Using sex to sell merchandise is hardly a new tactic, but in the 1940s it wasn’t a common one either. And yet in the 1940s and ’50s Springs Cotton Mills, makers of Springmaid Fabrics, put out a series of ads that likely pushed every boundary there was in American marketing with regards to sex appeal.
The Springmaid ads, clearly influenced by pin-up art, made use of double entendre (written by company owners Elliot White Springs) and liberal doses of voyeurism. The illustrations generally fell into one of two categories, with some exceptions: looking up a woman’s skirt or seeing her panties fall down around her ankles. That’s about it. Most of the advertisements came with a short tagline such as “Defy Diaphoresis,” “Protect Yourself,” or “Perfume and Parabolics.” My personal favorite is “We Put the ‘Broad’ in Broadcloth!”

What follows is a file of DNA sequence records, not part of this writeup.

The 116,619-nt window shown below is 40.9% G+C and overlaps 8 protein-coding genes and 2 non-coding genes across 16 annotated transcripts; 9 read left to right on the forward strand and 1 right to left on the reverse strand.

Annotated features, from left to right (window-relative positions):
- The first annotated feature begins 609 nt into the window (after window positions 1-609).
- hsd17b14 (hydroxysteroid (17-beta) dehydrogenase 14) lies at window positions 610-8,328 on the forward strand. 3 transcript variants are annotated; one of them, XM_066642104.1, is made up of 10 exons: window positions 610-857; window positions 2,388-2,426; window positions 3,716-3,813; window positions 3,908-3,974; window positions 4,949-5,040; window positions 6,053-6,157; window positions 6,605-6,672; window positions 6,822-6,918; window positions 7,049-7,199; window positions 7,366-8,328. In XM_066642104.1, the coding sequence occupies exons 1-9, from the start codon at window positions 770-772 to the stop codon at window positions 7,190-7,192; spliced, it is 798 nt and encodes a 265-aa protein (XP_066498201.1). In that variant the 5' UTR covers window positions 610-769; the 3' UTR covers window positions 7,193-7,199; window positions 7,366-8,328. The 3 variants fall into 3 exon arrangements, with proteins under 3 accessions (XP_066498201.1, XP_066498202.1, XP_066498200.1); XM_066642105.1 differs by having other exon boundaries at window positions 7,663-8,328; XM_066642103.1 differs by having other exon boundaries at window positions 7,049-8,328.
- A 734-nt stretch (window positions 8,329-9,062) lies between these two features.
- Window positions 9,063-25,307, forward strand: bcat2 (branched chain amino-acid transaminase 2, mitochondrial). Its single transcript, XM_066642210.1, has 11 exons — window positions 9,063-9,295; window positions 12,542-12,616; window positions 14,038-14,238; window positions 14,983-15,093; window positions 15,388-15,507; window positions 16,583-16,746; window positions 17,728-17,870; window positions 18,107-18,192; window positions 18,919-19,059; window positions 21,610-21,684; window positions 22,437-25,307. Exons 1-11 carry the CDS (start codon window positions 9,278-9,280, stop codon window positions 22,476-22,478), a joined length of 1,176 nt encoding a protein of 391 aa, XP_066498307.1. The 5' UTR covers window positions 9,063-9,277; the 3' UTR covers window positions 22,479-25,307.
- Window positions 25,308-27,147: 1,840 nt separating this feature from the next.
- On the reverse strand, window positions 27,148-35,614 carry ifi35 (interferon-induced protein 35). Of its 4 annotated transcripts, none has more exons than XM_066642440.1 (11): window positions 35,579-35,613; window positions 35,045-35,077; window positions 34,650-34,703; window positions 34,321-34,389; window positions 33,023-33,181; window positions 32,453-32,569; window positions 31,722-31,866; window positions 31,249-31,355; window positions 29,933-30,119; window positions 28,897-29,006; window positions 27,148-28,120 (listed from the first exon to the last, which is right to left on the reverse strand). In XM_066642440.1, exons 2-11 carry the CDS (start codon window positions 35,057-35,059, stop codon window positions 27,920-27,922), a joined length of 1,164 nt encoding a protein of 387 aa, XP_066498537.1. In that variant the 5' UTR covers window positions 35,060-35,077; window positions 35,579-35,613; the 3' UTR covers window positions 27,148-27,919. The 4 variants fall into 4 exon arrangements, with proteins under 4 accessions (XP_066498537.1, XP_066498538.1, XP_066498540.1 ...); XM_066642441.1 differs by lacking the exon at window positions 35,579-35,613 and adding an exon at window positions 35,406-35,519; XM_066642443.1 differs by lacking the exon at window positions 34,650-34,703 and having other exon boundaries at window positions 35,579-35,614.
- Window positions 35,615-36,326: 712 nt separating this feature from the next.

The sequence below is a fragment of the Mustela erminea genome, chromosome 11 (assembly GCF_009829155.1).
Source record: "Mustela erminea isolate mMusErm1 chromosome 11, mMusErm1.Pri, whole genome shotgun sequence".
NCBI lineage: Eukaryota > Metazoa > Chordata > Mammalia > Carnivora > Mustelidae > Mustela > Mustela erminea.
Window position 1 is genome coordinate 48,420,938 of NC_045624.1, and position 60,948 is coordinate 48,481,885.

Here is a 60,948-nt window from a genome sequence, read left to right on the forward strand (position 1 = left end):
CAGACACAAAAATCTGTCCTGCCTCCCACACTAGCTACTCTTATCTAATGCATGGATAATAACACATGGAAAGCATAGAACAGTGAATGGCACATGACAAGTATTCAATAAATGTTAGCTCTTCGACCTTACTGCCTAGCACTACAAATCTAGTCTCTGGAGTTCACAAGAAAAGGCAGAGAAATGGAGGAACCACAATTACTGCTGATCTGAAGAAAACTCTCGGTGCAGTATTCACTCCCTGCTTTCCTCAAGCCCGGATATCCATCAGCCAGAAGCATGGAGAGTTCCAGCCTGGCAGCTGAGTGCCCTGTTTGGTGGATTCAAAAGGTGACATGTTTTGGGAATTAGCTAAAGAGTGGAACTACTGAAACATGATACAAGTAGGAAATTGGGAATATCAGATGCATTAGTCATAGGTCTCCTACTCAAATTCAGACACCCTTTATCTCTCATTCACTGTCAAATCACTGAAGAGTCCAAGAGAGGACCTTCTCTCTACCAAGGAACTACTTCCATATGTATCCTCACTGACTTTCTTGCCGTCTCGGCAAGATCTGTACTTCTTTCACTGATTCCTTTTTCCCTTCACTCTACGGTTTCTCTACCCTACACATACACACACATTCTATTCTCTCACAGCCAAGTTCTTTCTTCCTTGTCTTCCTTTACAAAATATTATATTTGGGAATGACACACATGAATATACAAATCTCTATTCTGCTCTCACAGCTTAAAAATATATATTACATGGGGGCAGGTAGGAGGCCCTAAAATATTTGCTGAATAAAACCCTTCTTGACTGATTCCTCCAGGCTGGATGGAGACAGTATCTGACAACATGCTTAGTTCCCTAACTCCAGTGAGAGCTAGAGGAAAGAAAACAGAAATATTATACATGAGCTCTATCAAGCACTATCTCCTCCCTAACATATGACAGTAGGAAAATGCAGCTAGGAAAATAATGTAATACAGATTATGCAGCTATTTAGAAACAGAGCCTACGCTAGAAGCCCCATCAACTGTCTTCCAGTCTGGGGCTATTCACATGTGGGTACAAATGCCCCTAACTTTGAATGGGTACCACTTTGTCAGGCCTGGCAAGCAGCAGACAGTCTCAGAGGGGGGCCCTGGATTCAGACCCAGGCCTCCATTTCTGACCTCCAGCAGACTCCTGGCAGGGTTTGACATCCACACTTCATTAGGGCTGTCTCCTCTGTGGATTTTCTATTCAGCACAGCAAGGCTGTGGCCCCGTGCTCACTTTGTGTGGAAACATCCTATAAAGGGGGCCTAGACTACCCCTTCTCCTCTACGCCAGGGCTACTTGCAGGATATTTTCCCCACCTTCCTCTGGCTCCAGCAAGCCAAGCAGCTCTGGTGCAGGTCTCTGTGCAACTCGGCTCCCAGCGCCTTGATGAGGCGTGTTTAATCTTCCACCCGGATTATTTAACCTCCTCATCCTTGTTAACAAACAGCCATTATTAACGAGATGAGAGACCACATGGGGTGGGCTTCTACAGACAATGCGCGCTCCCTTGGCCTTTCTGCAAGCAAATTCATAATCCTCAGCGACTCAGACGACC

Here’s a gallery of just some of the racy Springmaid Fabrics ads produced by Springs Cotton Mills in the mid-century period.